This is what we all want, right? Let’s be honest, the idea of receiving maximum benefits for minimum efforts sounds pretty sweet. Almost too sweet. Well, it is possible – but (ah yes, there’s always a ‘but’!), we need to kick-start the whole process first.
Our metabolism is like an engine that runs all day long, it never really stops, it constantly burns energy (calories). When we are active, our body is expending more energy, thereby burning more calories than when we are inactive. However, even when we’re sitting around on the couch, we’re burning calories. This is called our Basal Metabolic Rate (BMR), the energy we burn at rest. Therefore, whether we lose weight or gain weight depends greatly on how efficiently our metabolism is functioning. A slow running metabolism is inefficient at burning calories and can lead to weight gain, whereas, a fast running metabolism efficiently burns calories at a higher rate throughout the day, even when you are doing nothing! The key is not only to burn enough calories during activity, but to keep the metabolism revved up during rest, that is, to increase our BMR. This is what leads to successful long-term weight loss.
BMR is based on a number of factors like our gender, age, weight, height, the amount of fat or muscle we carry around, plus a host of other genetic factors that vary from person to person. BMR calculators can provide a general idea of your BMR. Here are some key numbers to keep in mind:
- Number of calories burned at rest = 12 cal per lb per day
- Number of calories burned by muscle = 30 – 50 cal per lb per day
- Number of calories burned by fat = 3 cal per lb per day
The numbers obviously speak for themselves. Muscle tissue is metabolically active and burns 10-15 times more calories than fat. This is an important fact to keep in mind when considering how to go about revving our metabolism.
Our lifestyle, our habits, our nutritional choices directly affect our metabolic rate. There are a number of things we can do to ensure that our metabolism is functioning optimally all day long.
#1 Muscle is Metabolism
We already know that regular exercise is important for weight loss. However, all exercises are not created equal and will not deliver the same results. Remember, muscle burns way more calories than fat, therefore, the focus of exercise should be to build more muscle. A regular strength and resistance training program will not only help build lean muscle but will burn more calories. Muscle increases your BMR which means the calorie burn from weight training continues long after your workout is done.
#2 Muscle is Made in the Kitchen
What we eat, when we eat, how often we eat have a great effect on our metabolism. In order to support the hard work we put in at the gym, we need to feed our body clean, natural foods. Nutrition accounts for approximately 80% (if not more) of the fat loss battle. We should try to eliminate as many refined and processed foods as we can from our regular diet. This type of change does not have to take place overnight. In fact, I don’t recommend that anyone make drastic changes as it would be an unrealistic approach. Small, incremental changes made regularly are more likely to stick and become habits rather than drastic changes. The focus of a healthy diet should be on nutrient-dense foods rather than calorie-dense foods.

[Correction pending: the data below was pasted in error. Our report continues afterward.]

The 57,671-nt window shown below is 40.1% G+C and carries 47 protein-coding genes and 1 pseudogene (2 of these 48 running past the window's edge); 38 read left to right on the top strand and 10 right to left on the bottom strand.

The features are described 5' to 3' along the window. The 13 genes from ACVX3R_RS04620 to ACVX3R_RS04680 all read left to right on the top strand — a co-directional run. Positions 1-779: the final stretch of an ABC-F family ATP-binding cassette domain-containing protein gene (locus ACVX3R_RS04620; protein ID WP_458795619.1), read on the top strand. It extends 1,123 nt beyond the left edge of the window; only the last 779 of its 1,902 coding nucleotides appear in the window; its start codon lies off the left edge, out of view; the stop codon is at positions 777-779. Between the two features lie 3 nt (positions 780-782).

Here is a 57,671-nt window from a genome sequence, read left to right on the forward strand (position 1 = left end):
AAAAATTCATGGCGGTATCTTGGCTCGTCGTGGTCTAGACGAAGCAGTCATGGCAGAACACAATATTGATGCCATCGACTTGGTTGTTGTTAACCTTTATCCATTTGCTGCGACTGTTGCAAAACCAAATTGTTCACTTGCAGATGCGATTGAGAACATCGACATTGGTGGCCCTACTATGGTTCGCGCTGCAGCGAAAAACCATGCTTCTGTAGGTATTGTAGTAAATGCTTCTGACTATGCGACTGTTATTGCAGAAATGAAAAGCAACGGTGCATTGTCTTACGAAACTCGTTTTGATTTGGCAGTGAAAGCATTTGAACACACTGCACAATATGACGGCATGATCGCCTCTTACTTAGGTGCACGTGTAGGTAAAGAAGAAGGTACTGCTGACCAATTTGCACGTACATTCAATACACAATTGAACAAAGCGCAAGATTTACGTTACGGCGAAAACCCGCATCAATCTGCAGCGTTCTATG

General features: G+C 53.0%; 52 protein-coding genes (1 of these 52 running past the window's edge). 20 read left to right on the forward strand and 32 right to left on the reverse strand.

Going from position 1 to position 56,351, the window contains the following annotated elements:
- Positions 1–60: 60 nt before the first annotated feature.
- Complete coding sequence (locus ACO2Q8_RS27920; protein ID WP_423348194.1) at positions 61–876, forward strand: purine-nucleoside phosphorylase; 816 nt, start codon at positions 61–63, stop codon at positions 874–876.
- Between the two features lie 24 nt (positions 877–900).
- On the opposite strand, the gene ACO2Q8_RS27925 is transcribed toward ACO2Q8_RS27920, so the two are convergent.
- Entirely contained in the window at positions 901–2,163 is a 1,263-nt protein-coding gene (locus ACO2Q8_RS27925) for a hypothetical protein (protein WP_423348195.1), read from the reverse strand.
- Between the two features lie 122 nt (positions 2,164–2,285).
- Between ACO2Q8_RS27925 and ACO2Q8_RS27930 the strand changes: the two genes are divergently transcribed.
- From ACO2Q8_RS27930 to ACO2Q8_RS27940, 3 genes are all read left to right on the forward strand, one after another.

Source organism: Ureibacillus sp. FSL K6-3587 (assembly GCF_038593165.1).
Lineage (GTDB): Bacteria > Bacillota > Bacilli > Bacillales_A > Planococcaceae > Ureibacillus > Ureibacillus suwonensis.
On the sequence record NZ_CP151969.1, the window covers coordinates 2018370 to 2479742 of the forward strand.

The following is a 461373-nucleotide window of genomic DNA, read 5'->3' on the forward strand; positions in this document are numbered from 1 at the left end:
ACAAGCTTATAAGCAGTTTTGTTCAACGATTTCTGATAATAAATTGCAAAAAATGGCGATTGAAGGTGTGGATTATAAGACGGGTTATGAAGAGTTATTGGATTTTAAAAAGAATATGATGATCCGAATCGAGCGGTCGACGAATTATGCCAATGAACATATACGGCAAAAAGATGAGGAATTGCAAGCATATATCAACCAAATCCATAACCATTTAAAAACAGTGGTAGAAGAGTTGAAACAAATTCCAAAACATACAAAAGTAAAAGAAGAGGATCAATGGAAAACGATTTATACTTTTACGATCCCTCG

How much and how often we eat is very important in keeping the metabolism stoked. Eating less is a common misconception regarding weight loss, in fact, to lose weight we need to eat more often. On average, we should try to eat 6 small meals throughout the day to keep our blood sugar levels stable and our metabolism humming.
#3 Chill Out
Stress plays havoc on our metabolism and our health in general. The mind-body connection has been given much attention as of late. For our optimal well-being it is essential for us to practice stress management on a regular basis. Stress throws our body out of balance and in order to restore homeostasis our body responds by releasing stress hormones cortisol and epinephrine (aka adrenaline). Both cortisol and adrenaline are released by the adrenal glands at the same time, but we feel the effects of this a few hours later.
Cortisol is a powerful appetite stimulant which researchers suggests may interfere with our brain’s normal hunger signals. Cortisol causes us to crave foods that our body can quickly convert to energy to deal with the threatening situation – stress. We, therefore, end up craving simple sugars and carbs in the form of refined foods and sweets. Cortisol not only promotes weight gain, but it affects where you put on the extra pounds. Elevated cortisol levels generally cause weight gain in the abdominal area. Increased abdominal fat is dangerous as it increases our risk of developing cardiovascular disease. Managing stress is crucial to our well-being especially in our fast-paced lifestyles. Combating the effects of cortisol is simple, and it doesn’t necessarily involve yoga or tai chi, just 30 minutes of moderate level physical activity of any kind daily can significantly reduce stress.